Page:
- California Supreme Court Affirms No Private Right to Sue under State Tip Law
- August 26, 2010 | Author: Mark S. Askanas
- Law Firm: Jackson Lewis LLP - San Francisco Office
The California law prohibiting employers from taking or sharing in tips left for employees by customers does not give private litigants a right to sue their employers directly for an alleged misappropriation of tips, the California Supreme Court has ruled. Lu v. Hawaiian Gardens Casino, Inc., No. S171442 (Aug. 9, 2010). The decision settles a split among the state appellate courts.
At the close of each shift, card dealers at the Hawaiian Gardens Casino were required by the employer’s tip pool policy to segregate 15 to 20 percent of the tips they received. The Casino would deposit the money in a tip pool account for distribution to designated employees who provide services to customers. These included chip runners, poker tournament coordinators, poker retention coordinators, hosts, customer service representatives, and concierges. The employer, managers and supervisors were prohibited from receiving money from the tip pool account under the tip pool policy.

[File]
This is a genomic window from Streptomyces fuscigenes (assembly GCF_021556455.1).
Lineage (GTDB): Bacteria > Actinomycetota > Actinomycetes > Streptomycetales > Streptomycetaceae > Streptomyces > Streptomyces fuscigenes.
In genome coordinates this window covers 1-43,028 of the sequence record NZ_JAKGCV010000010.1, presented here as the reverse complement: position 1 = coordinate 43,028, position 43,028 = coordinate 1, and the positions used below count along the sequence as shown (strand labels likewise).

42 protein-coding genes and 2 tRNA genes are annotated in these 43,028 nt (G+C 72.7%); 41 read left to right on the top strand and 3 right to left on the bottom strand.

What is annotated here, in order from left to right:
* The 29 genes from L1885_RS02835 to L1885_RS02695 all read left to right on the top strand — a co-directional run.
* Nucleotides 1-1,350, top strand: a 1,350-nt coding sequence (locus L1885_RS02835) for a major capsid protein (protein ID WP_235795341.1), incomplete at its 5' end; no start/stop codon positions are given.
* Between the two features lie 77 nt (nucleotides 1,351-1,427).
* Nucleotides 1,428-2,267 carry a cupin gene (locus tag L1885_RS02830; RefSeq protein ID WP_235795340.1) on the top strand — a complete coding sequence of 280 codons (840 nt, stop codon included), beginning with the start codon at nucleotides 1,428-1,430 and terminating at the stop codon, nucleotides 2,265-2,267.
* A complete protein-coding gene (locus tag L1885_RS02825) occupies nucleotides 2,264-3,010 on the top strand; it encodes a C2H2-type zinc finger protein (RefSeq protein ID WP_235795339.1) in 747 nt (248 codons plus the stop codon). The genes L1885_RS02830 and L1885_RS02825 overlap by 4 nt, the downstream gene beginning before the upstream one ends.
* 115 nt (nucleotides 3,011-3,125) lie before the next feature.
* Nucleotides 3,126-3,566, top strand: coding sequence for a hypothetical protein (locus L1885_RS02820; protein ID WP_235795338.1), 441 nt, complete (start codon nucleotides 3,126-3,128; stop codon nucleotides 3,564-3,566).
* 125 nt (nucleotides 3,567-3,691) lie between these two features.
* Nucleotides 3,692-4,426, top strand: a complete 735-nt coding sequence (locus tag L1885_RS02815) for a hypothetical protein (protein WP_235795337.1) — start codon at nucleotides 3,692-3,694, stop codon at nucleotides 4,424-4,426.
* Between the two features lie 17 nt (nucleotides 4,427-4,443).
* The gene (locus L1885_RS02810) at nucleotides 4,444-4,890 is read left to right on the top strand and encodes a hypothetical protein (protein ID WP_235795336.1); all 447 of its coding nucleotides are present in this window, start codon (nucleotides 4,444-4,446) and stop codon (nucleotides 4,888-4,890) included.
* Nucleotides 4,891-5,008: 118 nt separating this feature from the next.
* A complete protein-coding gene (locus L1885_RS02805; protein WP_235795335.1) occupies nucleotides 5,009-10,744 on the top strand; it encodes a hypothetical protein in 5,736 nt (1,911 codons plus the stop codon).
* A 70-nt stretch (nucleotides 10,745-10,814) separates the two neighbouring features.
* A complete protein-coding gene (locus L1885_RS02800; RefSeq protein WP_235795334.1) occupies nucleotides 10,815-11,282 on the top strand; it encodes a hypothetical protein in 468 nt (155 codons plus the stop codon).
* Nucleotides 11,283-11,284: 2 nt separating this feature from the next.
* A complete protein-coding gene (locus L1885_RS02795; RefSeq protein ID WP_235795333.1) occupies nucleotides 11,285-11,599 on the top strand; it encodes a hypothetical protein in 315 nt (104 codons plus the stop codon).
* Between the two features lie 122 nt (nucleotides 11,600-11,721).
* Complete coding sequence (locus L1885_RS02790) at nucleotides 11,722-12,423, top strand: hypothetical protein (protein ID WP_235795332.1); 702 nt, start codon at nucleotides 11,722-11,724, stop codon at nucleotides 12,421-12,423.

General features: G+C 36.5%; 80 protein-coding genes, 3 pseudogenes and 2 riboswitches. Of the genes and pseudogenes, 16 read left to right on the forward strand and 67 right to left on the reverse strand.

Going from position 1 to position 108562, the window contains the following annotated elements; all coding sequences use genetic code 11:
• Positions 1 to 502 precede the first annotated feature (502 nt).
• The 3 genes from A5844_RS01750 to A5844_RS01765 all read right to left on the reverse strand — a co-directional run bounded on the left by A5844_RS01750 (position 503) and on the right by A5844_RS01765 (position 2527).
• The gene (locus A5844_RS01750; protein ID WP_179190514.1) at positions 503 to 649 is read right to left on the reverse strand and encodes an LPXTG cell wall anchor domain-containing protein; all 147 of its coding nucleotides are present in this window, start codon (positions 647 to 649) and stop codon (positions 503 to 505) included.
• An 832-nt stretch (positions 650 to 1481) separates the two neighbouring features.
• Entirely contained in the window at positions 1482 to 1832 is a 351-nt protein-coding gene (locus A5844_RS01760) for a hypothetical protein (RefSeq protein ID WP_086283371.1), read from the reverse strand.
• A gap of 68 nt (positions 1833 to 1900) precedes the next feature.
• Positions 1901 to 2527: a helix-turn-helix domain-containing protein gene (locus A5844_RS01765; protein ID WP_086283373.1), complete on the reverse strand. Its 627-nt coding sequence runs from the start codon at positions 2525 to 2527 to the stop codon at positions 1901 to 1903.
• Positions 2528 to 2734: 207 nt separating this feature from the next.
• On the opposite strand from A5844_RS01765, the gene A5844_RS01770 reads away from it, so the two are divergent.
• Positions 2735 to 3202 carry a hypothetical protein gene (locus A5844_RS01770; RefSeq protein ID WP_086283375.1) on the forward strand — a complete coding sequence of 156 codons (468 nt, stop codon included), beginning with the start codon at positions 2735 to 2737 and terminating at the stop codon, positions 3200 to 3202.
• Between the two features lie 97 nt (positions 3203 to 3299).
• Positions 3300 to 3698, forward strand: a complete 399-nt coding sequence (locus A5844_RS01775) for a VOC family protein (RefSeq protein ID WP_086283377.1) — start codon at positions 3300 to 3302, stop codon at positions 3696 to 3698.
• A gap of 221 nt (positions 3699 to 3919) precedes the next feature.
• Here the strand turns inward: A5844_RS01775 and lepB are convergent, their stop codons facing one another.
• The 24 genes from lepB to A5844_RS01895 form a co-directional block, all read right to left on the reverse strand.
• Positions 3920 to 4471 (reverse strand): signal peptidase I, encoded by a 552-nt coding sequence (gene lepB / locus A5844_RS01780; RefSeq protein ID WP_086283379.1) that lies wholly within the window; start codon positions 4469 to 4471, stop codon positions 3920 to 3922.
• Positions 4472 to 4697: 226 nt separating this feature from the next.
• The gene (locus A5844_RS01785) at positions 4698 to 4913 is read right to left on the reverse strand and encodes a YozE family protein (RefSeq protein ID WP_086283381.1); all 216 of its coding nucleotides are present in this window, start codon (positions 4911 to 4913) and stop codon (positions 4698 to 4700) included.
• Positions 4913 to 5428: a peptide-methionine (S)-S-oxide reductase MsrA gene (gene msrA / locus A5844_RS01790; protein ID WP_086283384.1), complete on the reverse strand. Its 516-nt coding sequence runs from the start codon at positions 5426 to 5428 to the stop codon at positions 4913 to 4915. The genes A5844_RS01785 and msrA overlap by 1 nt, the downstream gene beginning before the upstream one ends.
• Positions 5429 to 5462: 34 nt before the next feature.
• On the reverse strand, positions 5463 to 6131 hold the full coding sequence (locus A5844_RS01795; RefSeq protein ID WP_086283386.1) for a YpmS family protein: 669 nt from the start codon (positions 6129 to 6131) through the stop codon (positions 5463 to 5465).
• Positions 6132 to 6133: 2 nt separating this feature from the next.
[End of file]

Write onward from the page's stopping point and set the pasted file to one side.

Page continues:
A card dealer, Louie Hung Kwei Lu, sued his casino employer, claiming, among other things, that the tip pooling policy violated state Labor Code Section 351, which provides that a gratuity is “the sole property of the employee or employees to whom it was paid, given, or left for.”
The trial court concluded that Section 351 does not provide a private litigant a right to sue to recover allegedly misappropriated tips and granted summary judgment to the employer. The appellate court agreed. At about the same time, another appellate court disagreed with this interpretation of Section 351 in Grodensky v. Artichoke Joe’s Casino.
No Private Right to Sue under Section 351
The California Supreme Court decided to take up Lu v. Hawaiian Gardens Casino to settle the limited question of whether Section 351 created a private right of action for employees. Without ruling on the legality of the defendant’s tip pool policy, the Court found no private right of action for employees under Section 351, either explicitly or implicitly. Accordingly, the Court affirmed dismissal of the Section 351 claim.
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Despite its ruling on Section 351, employees are not without other options, the Court pointed out. They can look to the Labor Commissioner to sue on their behalf and to the Legislature to change the law. If an employer violates Section 351, that employer is guilty of a misdemeanor and is subject to a fine or imprisonment in a case brought by the Labor Commissioner. Additionally, employees can pursue other types of claims, such as under the state unfair competition law, to recover misappropriated tips in a proper case.